Ready? Here it is. Come and die. Come and die. And in that death, you'll find life. Well, how do I know that that's the invitation? Well, we, we can see that at the end of the Gospel of Luke chapter 14. So, we're going to look at a few verses from verses 25 through 33 here in just a second. I want to give you a little context of what's happening at this particular time in Scripture.
Jesus is really gaining traction in His ministry. His popularity has spread to the point that thousands of people are following wherever he goes. At the height of his influence, this is what Jesus chooses to say to the masses in this moment. Okay, this is starting at verse 25 of Luke 14. “Now, great crowds accompanied Him, and he turned and said to them,” verse 26. “If anyone comes to me and does not hate his own father and mother, and wife and children, and brothers and sisters, yes and even his own life, he cannot be My disciple.” Fascinating opening line, verse 27, “Whoever does not bear his own cross and come after me cannot be my disciple.” Then he unpacks that a little bit, and then in verse 33, He says, “So therefore any one of you who does not renounce all that he has cannot be my disciple.”
Okay, so Jesus is really gone for the jugular here in a moment when by any PR standards, He should be appeasing the crowds instead of intentionally thinning them out and frankly, probably making them mad. If you're at the height of popularity on social media, you don't say stuff to like, make people unfollow you. You do just the opposite.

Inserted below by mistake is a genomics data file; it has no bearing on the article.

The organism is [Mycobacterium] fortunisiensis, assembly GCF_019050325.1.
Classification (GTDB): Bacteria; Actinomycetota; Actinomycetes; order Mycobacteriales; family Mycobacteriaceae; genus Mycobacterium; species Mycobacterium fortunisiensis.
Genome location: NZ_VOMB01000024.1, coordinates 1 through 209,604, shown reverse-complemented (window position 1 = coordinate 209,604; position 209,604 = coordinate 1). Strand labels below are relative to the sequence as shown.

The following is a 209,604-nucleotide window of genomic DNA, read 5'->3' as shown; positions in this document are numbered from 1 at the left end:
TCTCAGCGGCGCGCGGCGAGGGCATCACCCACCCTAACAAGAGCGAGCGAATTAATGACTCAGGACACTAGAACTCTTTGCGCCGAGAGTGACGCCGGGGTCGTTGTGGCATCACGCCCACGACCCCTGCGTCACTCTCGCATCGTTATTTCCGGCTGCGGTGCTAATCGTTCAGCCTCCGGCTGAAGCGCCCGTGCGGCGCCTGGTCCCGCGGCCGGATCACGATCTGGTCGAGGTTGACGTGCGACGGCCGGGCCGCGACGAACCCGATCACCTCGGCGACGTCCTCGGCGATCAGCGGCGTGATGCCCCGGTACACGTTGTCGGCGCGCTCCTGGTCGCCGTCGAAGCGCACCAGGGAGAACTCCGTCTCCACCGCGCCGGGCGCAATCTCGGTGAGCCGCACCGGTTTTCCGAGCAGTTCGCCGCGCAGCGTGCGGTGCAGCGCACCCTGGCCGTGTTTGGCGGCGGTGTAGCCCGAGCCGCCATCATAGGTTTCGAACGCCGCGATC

Well, that's not what Jesus did.
When all these people are super interested in what He has to say, and they've heard about all that He can do and that He's a messenger from God and He's calling Himself in fact the Son of God. God in human form, walking amongst fellow human beings, when all these people are drawn to the living embodiment of the creator of the universe.
Instead of communicating in this moment a message of warmth, comfort, prosperity, and attraction, Jesus chooses to communicate in this passage three things. Number one, if you want to follow me by comparison, other relationships should look like hate, in fact, hate your own life in comparison to loving Me. Number two, if you want to be My disciple, die. Bear your own cross and die. And then number three, you can't follow me unless you renounce all you have. All that you have now belongs to Me. Jesus says. So those are the three things He says to the thousands of people who are choosing to follow after Him and are hanging on His every word.
Now, what I want to do is take a look at each one of these and break them down, but not in the order that Jesus says them. And I'm calling this: Three reasons not to follow Christ. Yes, you heard that right? Three reasons not to follow Christ.